Review of the King’s Indian According to Petrosian

The King’s Indian According to Tigran Petrosian by IM Igor Yanvarjov 2019 Russell Enterprises, Inc. 424 pp

When looking at a book such as this one it’s important to understand that there are two main reasons that an author writes a book.

The first is to earn money. Many books are written by authors who are writing about an assigned topic in order to earn a payday because they are working professionals who need to pay the rent the same as the rest of us.

The second type of book is one that’s a labor of love. Any monies generated are almost secondary in nature. Rather the book represents the author’s absolute unwavering love for the topic at hand.¬†This book is of that second type.

Why the title of the book may read as though it’s a opening manual, it is very much not. Yes, the book is themed around Petrosian’s games in the King’s Indian, and reading this book in depth will help enhance the reader’s understanding of the KID, but the real point of this book is to show the nuanced handling of positions that the ninth world champion is so known for.

Having said that, this book will be of some use in learning the opening for players who prefer to take a “deep dive” approach and look at historical games in order to build a proper foundation for an opening.

It’s important to remember that Petrosian passed away 35 years ago, and so every line in this book should be taken with a grain of salt and checked very thoroughly by players just coming to the KID.

The book is divided into three parts with each part being split into several chapters. They are:

Part 1 Tabiyas

Chapter 1 Classical Variation

Chapter 2 The Samisch System

Chapter 3 The Fianchetto Variation

Chapter 4 The Benoni

Chapter 5 Other Systems

Part 2 Elements of Success

Chapter 6 Portrait of a Chess Player

Chapter 7 Lessons from Petrosian

Chapter 8 The Problem of the Exchange

Chapter 9 “Furman’s Bishop”

Chapter 10 “Pawns are the soul of chess”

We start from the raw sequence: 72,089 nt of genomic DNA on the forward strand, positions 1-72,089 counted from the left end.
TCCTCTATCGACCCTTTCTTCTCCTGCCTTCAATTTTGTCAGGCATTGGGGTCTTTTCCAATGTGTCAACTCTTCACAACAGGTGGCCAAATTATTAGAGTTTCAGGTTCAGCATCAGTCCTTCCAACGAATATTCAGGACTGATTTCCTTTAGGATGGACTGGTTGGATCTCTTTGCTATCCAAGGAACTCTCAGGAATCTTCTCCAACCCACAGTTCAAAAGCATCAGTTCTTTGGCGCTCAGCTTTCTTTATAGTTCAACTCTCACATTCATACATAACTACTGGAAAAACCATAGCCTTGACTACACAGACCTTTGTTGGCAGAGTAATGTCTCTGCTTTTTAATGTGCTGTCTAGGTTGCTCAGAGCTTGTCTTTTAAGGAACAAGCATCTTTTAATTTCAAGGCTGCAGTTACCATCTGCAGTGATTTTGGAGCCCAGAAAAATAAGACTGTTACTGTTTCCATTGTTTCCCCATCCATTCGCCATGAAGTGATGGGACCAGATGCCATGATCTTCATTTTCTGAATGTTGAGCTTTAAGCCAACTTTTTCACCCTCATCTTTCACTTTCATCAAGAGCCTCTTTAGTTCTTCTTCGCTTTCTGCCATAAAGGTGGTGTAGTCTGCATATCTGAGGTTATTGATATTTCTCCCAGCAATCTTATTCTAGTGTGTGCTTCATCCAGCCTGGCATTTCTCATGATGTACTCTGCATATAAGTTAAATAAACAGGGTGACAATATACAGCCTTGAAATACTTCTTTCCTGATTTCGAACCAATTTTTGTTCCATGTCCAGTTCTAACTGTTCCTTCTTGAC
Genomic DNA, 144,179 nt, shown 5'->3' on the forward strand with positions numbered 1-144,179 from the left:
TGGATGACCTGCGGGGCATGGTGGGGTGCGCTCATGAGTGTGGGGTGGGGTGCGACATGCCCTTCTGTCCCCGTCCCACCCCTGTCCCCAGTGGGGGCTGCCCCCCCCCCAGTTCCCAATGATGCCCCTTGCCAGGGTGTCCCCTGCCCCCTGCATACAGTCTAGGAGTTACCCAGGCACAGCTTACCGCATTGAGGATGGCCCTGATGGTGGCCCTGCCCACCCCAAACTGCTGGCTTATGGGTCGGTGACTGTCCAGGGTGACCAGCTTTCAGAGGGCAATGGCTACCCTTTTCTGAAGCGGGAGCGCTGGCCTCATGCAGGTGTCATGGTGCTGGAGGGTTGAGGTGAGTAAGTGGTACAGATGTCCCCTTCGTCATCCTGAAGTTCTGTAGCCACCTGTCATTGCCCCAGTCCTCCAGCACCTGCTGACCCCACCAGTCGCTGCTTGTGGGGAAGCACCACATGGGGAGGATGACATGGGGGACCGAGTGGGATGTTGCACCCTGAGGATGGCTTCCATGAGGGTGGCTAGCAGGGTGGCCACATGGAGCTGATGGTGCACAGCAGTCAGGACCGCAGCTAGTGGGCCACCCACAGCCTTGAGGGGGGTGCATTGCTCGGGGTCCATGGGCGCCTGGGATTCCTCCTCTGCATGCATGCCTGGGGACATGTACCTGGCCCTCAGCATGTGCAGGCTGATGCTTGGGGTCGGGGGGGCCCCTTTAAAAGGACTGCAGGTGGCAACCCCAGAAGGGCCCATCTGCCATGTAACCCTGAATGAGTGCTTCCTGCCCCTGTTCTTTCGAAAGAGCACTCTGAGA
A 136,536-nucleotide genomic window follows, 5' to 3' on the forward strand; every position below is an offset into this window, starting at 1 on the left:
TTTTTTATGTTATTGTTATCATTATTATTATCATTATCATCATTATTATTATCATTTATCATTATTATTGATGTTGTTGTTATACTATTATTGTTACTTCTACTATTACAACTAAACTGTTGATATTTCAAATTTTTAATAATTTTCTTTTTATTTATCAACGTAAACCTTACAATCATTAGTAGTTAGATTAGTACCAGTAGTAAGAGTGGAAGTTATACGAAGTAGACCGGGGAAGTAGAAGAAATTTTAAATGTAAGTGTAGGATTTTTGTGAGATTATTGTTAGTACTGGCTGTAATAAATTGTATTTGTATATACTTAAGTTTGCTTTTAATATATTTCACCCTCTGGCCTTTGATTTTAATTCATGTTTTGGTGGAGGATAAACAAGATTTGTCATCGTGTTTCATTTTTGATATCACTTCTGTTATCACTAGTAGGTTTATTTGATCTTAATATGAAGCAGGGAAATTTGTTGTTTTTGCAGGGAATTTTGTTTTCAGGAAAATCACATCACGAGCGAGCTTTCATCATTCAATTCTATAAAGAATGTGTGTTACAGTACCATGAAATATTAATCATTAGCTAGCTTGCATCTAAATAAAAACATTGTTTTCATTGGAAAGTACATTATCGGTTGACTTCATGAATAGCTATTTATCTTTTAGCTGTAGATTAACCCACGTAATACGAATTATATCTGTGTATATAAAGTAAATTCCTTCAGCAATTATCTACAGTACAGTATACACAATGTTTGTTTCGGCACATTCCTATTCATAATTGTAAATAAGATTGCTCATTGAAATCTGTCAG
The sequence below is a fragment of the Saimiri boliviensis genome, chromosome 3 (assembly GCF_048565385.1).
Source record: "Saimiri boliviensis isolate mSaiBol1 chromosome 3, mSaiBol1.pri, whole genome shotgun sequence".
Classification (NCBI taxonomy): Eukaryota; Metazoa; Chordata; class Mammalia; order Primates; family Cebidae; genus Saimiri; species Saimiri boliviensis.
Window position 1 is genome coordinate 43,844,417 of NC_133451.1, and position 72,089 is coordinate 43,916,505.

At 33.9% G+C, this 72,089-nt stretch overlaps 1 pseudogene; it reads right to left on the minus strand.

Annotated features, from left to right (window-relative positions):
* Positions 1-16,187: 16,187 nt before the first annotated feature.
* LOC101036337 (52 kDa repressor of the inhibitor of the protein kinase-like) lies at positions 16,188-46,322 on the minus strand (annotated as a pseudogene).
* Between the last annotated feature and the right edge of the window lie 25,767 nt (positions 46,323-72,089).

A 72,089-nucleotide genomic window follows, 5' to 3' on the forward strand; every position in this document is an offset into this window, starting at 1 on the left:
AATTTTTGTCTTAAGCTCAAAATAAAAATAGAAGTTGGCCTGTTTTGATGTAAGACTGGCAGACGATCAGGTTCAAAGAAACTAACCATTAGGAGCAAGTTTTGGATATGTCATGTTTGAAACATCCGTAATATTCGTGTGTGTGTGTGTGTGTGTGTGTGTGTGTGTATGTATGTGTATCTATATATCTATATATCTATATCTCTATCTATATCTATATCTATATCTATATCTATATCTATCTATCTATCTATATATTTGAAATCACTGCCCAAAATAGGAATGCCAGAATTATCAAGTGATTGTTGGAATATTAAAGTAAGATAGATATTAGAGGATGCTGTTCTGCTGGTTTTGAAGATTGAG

Chapter 11 Playing by Analogy

Chapter 12 Maneuvering Battle

Part III Experiments

Chapter 13 Realist or Romantic?

Chapter 14 The King’s Indian with Colors – and Flanks – Reversed

Readers who paid careful attention to the above table of contents will have picked up on the fact that with chapters such as Chapter 4 The Benoni this work isn’t strictly a King’s Indian treatise as much as it is the King’s Indian and related positions.

“What about the games themselves?” readers are hopefully asking by this point. The games are all annotated to varying degrees. Some have only light notes, whereas others have very detailed analytical variations. It is in this area that I believe that Yanvarjov does an excellent job.

Many of the games contain quoted historical analysis or comments, whether by Tigran himself or his contemporaries. In addition the author goes into great analytical detail where it makes sense.

I also thought that IM Yanvarjov did an excellent job of mixing in both prose and variations to describe the action taking place within the positions. In some cases a verbal description is given which should be helpful to players of club level in particular.

Take this position for instance, from the second game between Bisguier and Petrosian in the 1954 USA-USSR Radio Match. Here the American GM has just played 18.Nd5

“Bisguier forces the issue but achieves little. The calm 18.Rd2, with the goal of increasing the pressure in the center by doubling rooks, is more unpleasant for Black.”

This is a simple enough explanation for readers of any level to understand, and reams of variationally inclined analysis doesn’t get the point across in as clear as manner.

Here’s an excellent example where some analysis combines with a clear verbal explanation to one again convey a clear image. This is the position after move 31 in the game Borisenko-Petrosian in the 21st USSR Championship.

Here White plays 32.Kh2. Writes Yanvarjov:

“To this point, White had played very consistently, but now Borisenko’s constant companion in his tournament games, time trouble, came into play. Instead of the irresolute king move, by playing b2-b4!, White could have posed challenging problems for his opponent. However, the most principled continuation was probably not 32.b4, but 32.Bd2 and only then b2-b4. For example, 32.Bd2 Kh7 33.b4 Nd7 34.b5 Nb8 35.Qe3 Qf8 36.f4, etc.”

My assessment of this book is that it’s a book written as a labor of love designed to showcase the player who appears to have made the biggest impression on Yanvarjov, while also being very useful as a games collection.

Again, I should stress that those who want to use this book as an opening manual will have a lot of additional work to do, but for those who are looking at this as a games collection you will see a lot of practical use from this book.

Do yourself a favor and pick up a copy of this one today.

Til Next Time,

Chris Wainscott

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